Hanoi highlights education as key cooperation with Australia
With a large student population, Hanoi aims to explore more opportunities for educational cooperation with Australia.
Hanoi is seeking further cooperation with Australia in education and tourism, said Nguyen Van Phong, Deputy Secretary of the Hanoi Party Committee, on September 26.
|Hanoi Party Committee Vice Secretary Nguyen Van Phong (right) presents a painting of the One Pillar Pagoda to Australian Ambassador to Vietnam Andrew Goledzinowski. Photo: The Hanoi Times|
Education and tourism are the two high-potential sectors that Hanoi will further explore in its relations with Australia, Hanoi's Deputy Party chief said at a meeting with Australian Ambassador to Vietnam Andrew Goledzinowski.
Hanoi is now home to some 2.3 million primary, middle and high school students and 60% of all universities and colleges in Vietnam, he said.
Phong noted that Hanoi plans to develop the Hoa Lac Hi-Tech Park into a satellite city west of downtown Hanoi and that Hoa Lac will become the capital's education and science hub. Hanoi considers the development of Hoa Lac and other satellite cities a priority and a driver of the capital's socio-economic growth.
Meanwhile, culture, people, science and technology, innovation, and regulatory reform are the three main driving factors for Hanoi's sustainability.
Phong said Hanoi will submit the draft of the amended Capital Law to the National Assembly for discussion next month. "Hanoi wants to transform itself into a cultured, modern and civilized metropolis, the driving center of the North and an international metropolis in 2045."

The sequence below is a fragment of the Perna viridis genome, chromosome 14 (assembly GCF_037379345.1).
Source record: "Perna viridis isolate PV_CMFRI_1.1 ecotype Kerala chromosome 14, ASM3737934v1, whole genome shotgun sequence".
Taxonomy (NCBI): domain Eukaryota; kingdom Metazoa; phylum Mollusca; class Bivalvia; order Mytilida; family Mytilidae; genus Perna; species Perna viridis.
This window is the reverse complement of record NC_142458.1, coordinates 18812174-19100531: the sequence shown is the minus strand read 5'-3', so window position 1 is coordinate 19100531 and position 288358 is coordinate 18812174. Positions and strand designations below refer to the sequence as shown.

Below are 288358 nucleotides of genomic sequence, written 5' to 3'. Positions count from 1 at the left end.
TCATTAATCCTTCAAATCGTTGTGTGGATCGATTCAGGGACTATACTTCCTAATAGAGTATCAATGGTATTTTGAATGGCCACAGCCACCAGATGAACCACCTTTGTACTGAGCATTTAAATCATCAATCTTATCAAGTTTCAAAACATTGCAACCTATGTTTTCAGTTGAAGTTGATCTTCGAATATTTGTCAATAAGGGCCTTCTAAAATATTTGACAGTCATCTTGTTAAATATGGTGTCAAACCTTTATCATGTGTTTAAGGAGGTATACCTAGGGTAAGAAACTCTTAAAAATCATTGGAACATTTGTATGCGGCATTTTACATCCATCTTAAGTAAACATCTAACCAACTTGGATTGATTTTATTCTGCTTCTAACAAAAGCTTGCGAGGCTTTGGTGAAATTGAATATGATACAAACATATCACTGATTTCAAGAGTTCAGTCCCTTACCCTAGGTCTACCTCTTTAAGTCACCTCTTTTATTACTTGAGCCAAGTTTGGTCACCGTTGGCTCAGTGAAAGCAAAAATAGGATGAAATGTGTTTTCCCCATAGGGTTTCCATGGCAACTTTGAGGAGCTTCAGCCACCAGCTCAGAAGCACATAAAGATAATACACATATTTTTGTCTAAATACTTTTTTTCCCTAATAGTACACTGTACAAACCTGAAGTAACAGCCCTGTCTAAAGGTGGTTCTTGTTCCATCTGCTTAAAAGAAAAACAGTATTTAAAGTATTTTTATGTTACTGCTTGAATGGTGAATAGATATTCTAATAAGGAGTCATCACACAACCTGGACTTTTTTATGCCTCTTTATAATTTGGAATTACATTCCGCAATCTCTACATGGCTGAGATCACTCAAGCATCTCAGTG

The Deputy Party Chief also revealed that Hanoi officials will make a business trip to Australia to improve the city's relations with Sydney and Melbourne and expand partnerships with other Australian localities. The main focus of this visit will be economic cooperation and investment, urban management, historical and cultural preservation, and educational collaboration.
"Hanoi hopes that Australian partners will help improve the English language skills of our teachers and officials and that Australian businesses and universities will further invest in our city alongside people-to-people exchanges," he said.
He expected the Australian Ambassador to help Hanoi attract more foreign investors and enhance cooperation with Australian enterprises.
For his part, Australian Ambassador Andrew Goledzinowski agreed with Hanoi's Deputy Party Chief Nguyen Van Phong on the potential relations between Vietnam and Australia.
He also appreciated Hanoi's support for the embassy in recent years and believed that Australia would remain an important partner for Vietnam and Hanoi in the future.
The Ambassador stressed that the relationship between Vietnam and Australia is no longer about concrete and steel construction projects but cooperation in education and training, science, and innovation.
He also hoped that the Vietnamese government and the government in Hanoi would make further regulatory reforms to attract new investors in the education sector. He said the prospects of decentralized relations between Hanoi and Australian localities are boundless.
The Ambassador predicted that the Hanoi delegation's visit to Australia would strengthen relations between the two nations and boost the city's growth.
According to the officials, Hanoi and Australian localities have remained important trade and economic partners for each other, and Australian investors have increased their activities in the city.
Hanoi exporters shipped about US$35 million worth of products to Australia by the end of Q1/2023, accounting for 0.9% of the city's total. Hanoi imported US$448 million, or 5.4% of Australia's total shipments to Vietnam.
Regarding tourism, Hanoi welcomed about 2.3 million tourists in the first half of 2023. Australia was among the largest source markets for the Vietnamese city's travel industry.
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